It is important to ask whether nurses involved in medical tourism are aware of the potential medical/ethical/legal issues previously cited or whether they merely believe they are actively contributing to the care of those who would not receive needed care in their home country. Programs should be developed to better prepare nurses for the many responsibilities involved in this growing medical tourism industry. It would be reasonable to expect such a course of study would include strong transcultural elements, as well as business and management studies, and ethical and legal discussions that relate to the care of patients in such circumstances.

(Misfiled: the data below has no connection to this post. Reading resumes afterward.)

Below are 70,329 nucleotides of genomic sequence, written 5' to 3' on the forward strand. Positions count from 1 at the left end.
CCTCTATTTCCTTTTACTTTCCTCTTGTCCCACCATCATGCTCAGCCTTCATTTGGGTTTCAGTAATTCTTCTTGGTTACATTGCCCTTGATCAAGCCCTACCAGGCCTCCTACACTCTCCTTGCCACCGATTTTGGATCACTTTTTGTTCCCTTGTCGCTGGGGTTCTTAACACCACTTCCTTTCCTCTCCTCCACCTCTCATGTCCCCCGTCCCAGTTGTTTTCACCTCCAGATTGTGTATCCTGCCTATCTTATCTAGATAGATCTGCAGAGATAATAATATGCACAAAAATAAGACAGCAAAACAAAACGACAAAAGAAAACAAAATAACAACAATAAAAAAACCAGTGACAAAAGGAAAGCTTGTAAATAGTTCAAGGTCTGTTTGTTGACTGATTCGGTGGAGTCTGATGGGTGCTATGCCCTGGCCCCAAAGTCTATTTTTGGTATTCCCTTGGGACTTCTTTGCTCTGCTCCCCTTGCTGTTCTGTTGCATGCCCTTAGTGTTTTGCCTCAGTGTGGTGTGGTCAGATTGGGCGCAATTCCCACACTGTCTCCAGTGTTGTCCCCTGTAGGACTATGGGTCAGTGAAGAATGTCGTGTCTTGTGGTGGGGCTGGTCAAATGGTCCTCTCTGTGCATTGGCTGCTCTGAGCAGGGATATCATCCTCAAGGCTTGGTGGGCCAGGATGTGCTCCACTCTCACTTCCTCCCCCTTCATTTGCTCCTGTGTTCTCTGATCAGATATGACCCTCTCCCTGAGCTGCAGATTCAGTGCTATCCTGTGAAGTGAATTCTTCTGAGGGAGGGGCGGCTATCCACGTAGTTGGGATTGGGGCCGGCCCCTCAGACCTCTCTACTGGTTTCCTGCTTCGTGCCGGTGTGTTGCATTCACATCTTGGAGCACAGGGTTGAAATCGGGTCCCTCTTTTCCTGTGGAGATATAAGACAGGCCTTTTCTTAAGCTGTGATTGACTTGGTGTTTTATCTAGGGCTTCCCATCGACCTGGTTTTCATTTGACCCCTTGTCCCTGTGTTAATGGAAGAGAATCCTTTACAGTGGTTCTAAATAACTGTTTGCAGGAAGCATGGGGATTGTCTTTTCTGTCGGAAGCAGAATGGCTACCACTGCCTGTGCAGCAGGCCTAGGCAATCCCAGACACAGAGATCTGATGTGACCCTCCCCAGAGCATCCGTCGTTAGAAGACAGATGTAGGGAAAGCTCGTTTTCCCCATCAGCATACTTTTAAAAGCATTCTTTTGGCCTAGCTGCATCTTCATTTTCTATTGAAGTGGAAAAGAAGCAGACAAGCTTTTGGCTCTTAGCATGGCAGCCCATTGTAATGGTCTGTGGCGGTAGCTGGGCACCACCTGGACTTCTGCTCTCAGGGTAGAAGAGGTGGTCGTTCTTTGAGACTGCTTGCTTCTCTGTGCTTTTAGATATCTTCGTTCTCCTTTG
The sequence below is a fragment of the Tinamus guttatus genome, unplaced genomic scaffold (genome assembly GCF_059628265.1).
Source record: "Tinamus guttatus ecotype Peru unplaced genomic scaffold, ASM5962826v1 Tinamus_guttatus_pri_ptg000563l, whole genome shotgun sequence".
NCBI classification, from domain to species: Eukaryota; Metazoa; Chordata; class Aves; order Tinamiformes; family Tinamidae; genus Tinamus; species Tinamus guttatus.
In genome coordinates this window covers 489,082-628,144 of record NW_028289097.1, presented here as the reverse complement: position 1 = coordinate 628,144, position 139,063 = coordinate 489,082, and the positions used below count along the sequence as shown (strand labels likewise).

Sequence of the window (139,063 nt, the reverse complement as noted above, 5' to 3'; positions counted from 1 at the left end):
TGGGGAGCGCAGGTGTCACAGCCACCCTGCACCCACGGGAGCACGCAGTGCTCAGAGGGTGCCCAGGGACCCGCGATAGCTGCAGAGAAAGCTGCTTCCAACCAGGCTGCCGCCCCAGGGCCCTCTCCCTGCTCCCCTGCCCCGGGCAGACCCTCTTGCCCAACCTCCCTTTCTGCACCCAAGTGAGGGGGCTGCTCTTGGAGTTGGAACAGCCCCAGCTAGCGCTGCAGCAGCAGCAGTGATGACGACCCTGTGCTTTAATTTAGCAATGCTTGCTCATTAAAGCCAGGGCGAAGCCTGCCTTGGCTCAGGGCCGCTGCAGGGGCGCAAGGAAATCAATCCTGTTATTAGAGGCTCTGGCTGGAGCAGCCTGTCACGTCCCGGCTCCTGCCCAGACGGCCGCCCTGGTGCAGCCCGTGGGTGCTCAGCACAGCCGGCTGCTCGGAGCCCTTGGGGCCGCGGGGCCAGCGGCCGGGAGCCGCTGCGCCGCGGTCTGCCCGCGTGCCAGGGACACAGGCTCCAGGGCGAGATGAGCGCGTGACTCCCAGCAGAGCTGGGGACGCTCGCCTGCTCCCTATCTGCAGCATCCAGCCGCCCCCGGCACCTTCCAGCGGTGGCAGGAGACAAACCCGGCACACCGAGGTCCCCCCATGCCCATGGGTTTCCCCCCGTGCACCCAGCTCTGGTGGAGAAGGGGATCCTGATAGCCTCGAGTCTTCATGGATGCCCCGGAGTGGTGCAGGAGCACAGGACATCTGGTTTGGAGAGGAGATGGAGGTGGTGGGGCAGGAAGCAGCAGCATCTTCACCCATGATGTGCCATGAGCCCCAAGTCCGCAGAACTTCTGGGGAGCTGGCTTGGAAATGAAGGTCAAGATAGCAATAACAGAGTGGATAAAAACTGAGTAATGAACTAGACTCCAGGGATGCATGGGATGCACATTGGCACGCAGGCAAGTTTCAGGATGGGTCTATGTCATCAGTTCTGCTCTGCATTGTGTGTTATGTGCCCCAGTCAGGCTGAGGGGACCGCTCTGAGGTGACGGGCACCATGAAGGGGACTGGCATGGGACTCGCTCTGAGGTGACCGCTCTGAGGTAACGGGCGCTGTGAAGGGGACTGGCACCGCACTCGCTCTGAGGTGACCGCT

Programs should be developed to better prepare nurses for the many responsibilities involved in this growing medical tourism industry. Nurses who wish to learn more about medical tourism can do so in several ways. A first step would be to enhance their knowledge base and skills in business and management because medical tourism is essentially a business. Nurses interested in this field are also encouraged to search the Internet to identify hospitals that have medical tourism centers and to contact nurses that work directly in these centers. Additionally, attending conferences designed for health professionals interested in medical tourism would be a valuable step in learning more about this field. Recently there have been several conferences focusing on medical tourism for health professionals. Nurses can gain valuable information by attending the various lectures presented at these conferences and also by making contacts with others in the field to learn firsthand from professionals already experienced in medical tourism.